Alex is the author of four books, including his most recent, An American Summer: Love and Death in Chicago (available in print and on CD through the library catalog). His other books include the national bestseller There Are No Children Here (available in multiple formats through the library catalog) which the New York Public Library selected as one of the 150 most important books of the twentieth century. It received the Helen B. Bernstein Award and was adapted as a television movie produced by and starring Oprah Winfrey. It was selected by The New York Times as a Notable Book of the Year along with his second book, The Other Side of the River which also received The Chicago Tribune’s Heartland Prize for Nonfiction. His book on Chicago, Never a City So Real, will soon be released in paperback. Learn more »
More about An American Summer“An American Summer is an archive of the war—like finding a shocking but beautiful bundle of letters and photographs in the attic. Except that these dispatches reflect the daily violence that many Americans are experiencing, right now, in too many of our cities. Alex Kotlowitz dispenses with wooden categories of criminal and victim. With his uncommon warmth and sensitivity, he makes us understand that violence doesn’t happen in a moment; it’s a state of affairs.”—Sarah Koenig, creator and host of Serial
A Moveable Read: Hemingway in the 21st Century is a six-part discussion series based on Ernest Hemingway’s The Snows of Kilimanjaro and Other Stories.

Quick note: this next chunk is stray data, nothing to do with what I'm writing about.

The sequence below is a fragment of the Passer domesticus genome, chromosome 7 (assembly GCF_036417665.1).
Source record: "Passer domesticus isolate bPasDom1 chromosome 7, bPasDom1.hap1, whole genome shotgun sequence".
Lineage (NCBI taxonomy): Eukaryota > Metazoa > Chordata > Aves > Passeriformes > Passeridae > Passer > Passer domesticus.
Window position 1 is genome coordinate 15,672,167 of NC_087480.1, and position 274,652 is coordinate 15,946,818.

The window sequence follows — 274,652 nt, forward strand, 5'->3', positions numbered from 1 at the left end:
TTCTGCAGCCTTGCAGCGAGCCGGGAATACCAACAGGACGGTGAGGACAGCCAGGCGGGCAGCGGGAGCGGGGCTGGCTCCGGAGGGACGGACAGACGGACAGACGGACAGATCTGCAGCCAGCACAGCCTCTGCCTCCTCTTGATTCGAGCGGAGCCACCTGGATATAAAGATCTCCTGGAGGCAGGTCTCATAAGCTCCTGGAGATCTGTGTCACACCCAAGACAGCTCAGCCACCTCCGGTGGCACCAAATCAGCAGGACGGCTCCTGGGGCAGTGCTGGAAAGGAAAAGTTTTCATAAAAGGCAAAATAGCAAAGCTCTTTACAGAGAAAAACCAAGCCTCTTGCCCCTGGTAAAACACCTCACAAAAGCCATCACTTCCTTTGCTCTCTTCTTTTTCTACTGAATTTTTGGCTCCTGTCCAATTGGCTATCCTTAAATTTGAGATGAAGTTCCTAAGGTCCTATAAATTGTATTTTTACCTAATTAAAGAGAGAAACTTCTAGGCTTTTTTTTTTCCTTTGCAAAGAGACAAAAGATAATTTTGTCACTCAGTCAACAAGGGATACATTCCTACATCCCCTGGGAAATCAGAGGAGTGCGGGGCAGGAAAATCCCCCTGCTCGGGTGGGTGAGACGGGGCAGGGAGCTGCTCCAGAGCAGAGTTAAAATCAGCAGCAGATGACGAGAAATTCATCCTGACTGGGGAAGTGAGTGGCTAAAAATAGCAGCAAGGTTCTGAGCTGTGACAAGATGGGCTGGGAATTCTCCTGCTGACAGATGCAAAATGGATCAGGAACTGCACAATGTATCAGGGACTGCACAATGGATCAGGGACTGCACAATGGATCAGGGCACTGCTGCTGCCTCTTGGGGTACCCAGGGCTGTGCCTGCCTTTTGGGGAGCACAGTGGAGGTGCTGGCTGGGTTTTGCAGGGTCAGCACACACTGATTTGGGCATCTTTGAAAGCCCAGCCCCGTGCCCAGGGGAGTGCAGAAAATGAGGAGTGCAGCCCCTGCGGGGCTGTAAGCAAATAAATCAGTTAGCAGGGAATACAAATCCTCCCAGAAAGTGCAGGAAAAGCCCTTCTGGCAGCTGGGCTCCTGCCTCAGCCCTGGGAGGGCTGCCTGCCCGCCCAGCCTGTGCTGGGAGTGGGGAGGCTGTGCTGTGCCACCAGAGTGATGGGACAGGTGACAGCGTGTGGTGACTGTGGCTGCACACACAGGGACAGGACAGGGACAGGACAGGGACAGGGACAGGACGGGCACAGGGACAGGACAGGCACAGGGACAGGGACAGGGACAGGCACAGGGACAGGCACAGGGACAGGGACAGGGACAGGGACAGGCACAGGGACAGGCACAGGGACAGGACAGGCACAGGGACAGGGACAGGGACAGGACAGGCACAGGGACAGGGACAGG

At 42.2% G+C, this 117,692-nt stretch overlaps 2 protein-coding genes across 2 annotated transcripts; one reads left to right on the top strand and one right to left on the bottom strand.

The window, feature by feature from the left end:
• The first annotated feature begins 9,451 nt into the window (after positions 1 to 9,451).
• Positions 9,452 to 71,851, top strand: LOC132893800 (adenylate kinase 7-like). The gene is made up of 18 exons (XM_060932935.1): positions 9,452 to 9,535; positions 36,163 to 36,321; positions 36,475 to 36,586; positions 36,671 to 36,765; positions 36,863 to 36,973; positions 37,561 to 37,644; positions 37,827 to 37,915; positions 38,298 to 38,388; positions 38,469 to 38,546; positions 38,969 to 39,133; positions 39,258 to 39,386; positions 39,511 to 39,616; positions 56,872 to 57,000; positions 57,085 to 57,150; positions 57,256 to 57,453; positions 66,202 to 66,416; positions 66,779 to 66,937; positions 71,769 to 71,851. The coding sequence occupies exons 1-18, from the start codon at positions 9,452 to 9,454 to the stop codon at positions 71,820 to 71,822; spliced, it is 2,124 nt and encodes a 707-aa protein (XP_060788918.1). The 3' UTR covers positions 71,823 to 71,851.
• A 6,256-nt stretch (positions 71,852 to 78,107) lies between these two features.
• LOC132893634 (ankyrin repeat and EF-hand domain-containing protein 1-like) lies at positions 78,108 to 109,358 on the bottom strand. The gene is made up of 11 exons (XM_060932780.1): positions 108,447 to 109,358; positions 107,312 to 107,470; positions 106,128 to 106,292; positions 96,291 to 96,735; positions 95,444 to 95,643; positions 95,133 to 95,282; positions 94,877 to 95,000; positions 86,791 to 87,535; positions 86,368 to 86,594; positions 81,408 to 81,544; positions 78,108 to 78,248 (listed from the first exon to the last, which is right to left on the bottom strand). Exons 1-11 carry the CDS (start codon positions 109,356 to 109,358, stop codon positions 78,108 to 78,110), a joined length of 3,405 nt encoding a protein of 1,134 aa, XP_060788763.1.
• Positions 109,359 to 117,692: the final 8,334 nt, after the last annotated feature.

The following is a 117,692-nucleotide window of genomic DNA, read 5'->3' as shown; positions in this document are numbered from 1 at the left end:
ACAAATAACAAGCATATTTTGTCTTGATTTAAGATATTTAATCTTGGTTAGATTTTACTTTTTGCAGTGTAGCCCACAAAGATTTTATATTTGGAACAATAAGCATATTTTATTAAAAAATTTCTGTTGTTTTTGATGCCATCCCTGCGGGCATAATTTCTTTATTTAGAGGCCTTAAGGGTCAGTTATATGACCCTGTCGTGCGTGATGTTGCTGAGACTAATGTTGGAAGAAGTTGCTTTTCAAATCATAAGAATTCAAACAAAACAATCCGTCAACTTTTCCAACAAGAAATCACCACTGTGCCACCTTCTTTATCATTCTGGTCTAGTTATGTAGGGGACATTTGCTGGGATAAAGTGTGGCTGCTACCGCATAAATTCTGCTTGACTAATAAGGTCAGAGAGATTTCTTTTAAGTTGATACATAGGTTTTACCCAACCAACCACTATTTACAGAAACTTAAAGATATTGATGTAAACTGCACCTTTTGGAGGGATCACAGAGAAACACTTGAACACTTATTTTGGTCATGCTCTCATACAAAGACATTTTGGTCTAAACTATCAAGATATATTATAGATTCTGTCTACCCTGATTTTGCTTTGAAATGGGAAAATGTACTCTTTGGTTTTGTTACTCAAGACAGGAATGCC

Each discussion will feature guest speakers discussing specific short stories and interrelated topics of today. A writers craft talk will take place at the end of each discussion. In partnership with the Ernest Hemingway Foundation of Oak Park. Learn more at hemingwaybirthplace.com.
6:30-7 pm: Wine and beverage service
7-8 pm: Story discussion with guest speakers
8-8:30 pm: Writers craft talk
Locations vary by date; see below
October 17, Maze Branch: “A Clean, Well-Lighted Place”: Loneliness, War & Mental Health
Karolis Gintaras Zukauskas, Writer, Professor of Language Arts, Morton College and Laura Young, Oak Park and River Forest High School English Department and Ernest Hemingway Foundation of Oak Park Writer in Residence
November 14, Maze Branch: “A Moveable Feast”: The Ex-Pat Life in the 1920s
Paris Karolis Gintaras Zukauskas, Writer, Professor of Language Arts, Morton College and David W. Berner, Author, Journalist, Associate Professor Columbia College
February 20, 2020, Main Library Veterans Room: “Fathers & Sons”: Family Relations, Inheritance & Hyper/Toxic Masculinity in Hemingway’s America
James Bell, Oak Park and River Forest High School English Department and Theatre Director and Cameron Gearen, Author and Former Writer in Residence
March 19, 2020, Maze Branch: “The Snows of Kilimanjaro”: Gender Roles, Art & Patronage, Truth, Lies & Hemingway’s Fiction
Michelle E. Moore, Ph.D. Professor, English, The College of Dupage and Mary Claire Childers, Adjunct Professor, English, College of DuPage
April 23, 2020, Main Library Veterans Room: “The Killers”: Violence, Racism & Boyhood Innocence
Michelle E. Moore, PhD, Professor, English, The College of DuPage and Steve Gevinson, Oak Park and River Forest High School, Former English Division Head
May 14, 2020, Main Library Veterans Room: “The Short Happy Life of Francis Macomber”: F. Scott Fitzgerald: Ernie and Scott’s Fraught Relationship
Vincent Francone, Professor of English, Roosevelt University and Paul Noble, Oak Park and River Forest High School English Department